On Thursday, The Cannabist reported that Colorado marijuana sales notched $136 million for the third month in a row in September, bringing total revenues to $1.16 billion over the first nine months of the year.
Along with the industry’s healthy growth, however, come concerns about stoned driving, which public safety officials worry is prevalent and deemed acceptable by more than half of marijuana users.
“There’s definitely more of a stigma against driving drunk than driving high, and that’s something we do need to change,” Colorado Department of Transportation spokesman Sam Cole said.
To that end, CDOT is ramping up its efforts to keep people from driving high, including an advertising campaign, partnerships with ride-sharing companies to provide discounts and a grassroots education campaign set to begin next year.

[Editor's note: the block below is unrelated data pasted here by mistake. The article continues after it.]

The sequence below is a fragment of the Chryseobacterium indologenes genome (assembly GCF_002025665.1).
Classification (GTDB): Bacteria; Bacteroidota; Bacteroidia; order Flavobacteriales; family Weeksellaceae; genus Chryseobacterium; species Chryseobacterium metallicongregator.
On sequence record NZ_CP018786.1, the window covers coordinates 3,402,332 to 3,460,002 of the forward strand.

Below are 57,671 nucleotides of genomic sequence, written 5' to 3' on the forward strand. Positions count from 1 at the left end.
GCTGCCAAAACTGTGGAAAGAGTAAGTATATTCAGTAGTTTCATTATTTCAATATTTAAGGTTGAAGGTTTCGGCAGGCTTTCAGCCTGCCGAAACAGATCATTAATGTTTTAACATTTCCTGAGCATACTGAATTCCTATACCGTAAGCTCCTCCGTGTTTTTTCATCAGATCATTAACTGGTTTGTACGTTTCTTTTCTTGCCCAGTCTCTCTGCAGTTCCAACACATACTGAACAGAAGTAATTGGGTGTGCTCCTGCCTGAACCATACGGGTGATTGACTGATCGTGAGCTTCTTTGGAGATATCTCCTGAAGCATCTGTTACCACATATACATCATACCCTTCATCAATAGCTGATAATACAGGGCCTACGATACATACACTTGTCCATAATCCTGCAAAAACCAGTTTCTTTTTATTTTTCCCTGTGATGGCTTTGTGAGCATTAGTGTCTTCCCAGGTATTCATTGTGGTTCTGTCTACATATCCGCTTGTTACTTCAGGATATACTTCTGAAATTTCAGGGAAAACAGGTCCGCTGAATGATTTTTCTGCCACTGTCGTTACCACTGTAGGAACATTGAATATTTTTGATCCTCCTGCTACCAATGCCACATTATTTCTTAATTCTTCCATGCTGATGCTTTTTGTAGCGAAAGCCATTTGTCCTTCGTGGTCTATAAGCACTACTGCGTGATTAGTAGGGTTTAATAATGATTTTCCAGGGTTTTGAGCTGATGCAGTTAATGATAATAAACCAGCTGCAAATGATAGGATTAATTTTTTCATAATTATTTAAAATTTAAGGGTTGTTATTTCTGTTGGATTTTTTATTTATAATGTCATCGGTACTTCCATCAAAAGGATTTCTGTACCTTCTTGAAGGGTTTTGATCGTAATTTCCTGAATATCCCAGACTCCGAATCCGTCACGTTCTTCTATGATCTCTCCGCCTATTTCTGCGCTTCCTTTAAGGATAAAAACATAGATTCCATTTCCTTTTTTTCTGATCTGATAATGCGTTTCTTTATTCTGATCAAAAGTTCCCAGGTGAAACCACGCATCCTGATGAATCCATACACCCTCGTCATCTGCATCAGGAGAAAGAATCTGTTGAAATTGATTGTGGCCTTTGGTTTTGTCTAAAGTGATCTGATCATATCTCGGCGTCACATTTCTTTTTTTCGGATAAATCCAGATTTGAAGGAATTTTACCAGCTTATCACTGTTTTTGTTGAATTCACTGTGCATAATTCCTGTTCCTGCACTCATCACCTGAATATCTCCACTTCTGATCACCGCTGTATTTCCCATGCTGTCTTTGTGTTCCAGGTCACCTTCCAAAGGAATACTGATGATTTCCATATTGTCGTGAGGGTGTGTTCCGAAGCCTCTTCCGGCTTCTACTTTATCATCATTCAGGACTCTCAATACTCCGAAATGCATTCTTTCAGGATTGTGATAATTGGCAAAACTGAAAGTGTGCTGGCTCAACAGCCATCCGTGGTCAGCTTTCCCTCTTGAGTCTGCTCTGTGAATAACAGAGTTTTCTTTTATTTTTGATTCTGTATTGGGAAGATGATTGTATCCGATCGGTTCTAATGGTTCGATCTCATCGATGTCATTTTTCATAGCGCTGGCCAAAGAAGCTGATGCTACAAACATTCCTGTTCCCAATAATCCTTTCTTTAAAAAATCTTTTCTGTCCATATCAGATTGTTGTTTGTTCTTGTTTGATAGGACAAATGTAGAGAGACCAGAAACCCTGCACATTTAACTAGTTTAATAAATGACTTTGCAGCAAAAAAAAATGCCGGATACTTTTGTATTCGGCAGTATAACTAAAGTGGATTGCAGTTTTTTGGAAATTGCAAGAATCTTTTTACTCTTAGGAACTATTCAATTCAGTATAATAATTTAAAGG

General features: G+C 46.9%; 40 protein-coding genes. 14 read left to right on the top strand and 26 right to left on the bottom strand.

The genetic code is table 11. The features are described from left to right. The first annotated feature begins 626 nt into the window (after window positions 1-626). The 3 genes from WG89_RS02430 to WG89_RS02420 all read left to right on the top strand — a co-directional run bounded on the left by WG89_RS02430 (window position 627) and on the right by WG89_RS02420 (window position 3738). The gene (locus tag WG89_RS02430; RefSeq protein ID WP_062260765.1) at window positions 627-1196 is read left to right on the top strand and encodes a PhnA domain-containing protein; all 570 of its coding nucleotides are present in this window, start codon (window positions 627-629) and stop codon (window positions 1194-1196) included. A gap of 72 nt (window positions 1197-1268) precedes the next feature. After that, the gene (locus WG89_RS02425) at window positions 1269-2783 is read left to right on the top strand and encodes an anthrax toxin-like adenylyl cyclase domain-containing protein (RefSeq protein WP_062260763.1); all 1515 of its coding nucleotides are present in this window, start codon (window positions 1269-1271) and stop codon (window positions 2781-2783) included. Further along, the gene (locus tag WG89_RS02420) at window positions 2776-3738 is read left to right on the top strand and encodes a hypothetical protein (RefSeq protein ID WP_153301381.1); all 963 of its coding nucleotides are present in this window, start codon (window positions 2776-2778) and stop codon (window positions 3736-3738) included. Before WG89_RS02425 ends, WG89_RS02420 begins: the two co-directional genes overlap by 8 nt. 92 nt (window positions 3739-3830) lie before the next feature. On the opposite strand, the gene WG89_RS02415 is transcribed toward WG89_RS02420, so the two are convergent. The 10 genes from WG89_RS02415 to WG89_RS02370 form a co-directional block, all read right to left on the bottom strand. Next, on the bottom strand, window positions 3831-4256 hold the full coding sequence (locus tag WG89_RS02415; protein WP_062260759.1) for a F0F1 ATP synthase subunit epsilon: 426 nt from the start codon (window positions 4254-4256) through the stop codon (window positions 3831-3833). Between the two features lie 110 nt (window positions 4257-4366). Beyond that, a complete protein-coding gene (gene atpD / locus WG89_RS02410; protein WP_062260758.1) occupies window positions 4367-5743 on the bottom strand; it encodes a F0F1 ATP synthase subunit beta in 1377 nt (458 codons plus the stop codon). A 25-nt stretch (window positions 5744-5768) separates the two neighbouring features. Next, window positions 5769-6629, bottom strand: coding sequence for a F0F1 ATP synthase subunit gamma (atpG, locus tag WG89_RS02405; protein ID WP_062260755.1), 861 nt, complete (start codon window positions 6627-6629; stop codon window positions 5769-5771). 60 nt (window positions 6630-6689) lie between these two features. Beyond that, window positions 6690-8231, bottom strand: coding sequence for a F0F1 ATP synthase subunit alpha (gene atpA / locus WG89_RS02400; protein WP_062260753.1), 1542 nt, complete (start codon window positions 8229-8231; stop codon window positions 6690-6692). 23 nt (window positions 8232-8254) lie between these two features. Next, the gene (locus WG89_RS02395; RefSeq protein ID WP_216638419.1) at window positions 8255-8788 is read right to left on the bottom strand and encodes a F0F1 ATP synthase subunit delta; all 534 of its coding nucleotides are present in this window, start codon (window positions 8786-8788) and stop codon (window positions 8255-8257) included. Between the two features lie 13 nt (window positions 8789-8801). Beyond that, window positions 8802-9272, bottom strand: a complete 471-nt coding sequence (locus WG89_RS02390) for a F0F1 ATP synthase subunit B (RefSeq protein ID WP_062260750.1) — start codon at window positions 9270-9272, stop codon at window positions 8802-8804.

Among marijuana users surveyed by CDOT last November, 55 percent said they believed it was safe to drive under the influence of marijuana. Within that group, the same percentage said they had driven high in the past 30 days, on average 12 times.
“They really don’t understand the dangers of driving high,” Cole said. “Your reaction time is impaired, your perception of distance and speed is impaired, and that can lead to a crash.”
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CDOT’s findings are partially backed up by data from Instamotor, a car sales app that found 39 percent of surveyed marijuana users felt comfortable driving high in the nine states where the drug is legal. Another 42 percent said they didn’t feel comfortable driving high, and 19 percent said it varied depending on the situation.
The public safety impacts of marijuana legalization in Colorado are still unclear, as most researchers say it is simply to early too draw conclusions.
But a recent analysis of federal traffic fatality data by the Denver Post